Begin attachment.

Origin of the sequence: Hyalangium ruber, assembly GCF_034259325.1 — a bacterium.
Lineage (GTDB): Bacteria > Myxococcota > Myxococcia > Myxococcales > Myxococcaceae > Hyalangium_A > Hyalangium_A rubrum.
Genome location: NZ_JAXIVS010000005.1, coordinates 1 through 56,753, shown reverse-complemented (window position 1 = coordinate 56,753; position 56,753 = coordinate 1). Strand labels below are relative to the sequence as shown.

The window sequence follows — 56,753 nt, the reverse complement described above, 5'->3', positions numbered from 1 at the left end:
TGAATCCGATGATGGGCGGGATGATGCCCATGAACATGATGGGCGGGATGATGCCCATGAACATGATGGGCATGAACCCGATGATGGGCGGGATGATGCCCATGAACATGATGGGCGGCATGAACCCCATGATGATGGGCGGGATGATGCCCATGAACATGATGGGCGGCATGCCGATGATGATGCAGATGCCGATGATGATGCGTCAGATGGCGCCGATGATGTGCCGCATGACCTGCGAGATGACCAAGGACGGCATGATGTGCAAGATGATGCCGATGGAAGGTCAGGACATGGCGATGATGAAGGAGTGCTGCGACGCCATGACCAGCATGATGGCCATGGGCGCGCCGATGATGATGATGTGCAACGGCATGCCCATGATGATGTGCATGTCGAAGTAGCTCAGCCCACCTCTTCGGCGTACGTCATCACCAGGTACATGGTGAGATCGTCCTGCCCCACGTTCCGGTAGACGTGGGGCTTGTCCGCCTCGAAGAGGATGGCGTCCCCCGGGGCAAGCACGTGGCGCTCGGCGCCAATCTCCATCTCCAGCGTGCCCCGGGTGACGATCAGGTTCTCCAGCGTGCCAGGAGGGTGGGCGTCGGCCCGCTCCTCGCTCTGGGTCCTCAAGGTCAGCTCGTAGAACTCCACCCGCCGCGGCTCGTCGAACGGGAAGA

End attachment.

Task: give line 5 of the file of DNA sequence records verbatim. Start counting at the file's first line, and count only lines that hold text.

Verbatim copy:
TGAATCCGATGATGGGCGGGATGATGCCCATGAACATGATGGGCGGGATGATGCCCATGAACATGATGGGCATGAACCCGATGATGGGCGGGATGATGCCCATGAACATGATGGGCGGCATGAACCCCATGATGATGGGCGGGATGATGCCCATGAACATGATGGGCGGCATGCCGATGATGATGCAGATGCCGATGATGATGCGTCAGATGGCGCCGATGATGTGCCGCATGACCTGCGAGATGACCAAGGACGGCATGATGTGCAAGATGATGCCGATGGAAGGTCAGGACATGGCGATGATGAAGGAGTGCTGCGACGCCATGACCAGCATGATGGCCATGGGCGCGCCGATGATGATGATGTGCAACGGCATGCCCATGATGATGTGCATGTCGAAGTAGCTCAGCCCACCTCTTCGGCGTACGTCATCACCAGGTACATGGTGAGATCGTCCTGCCCCACGTTCCGGTAGACGTGGGGCTTGTCCGCCTCGAAGAGGATGGCGTCCCCCGGGGCAAGCACGTGGCGCTCGGCGCCAATCTCCATCTCCAGCGTGCCCCGGGTGACGATCAGGTTCTCCAGCGTGCCAGGAGGGTGGGCGTCGGCCCGCTCCTCGCTCTGGGTCCTCAAGGTCAGCTCGTAGAACTCCACCCGCCGCGGCTCGTCGAACGGGAAGA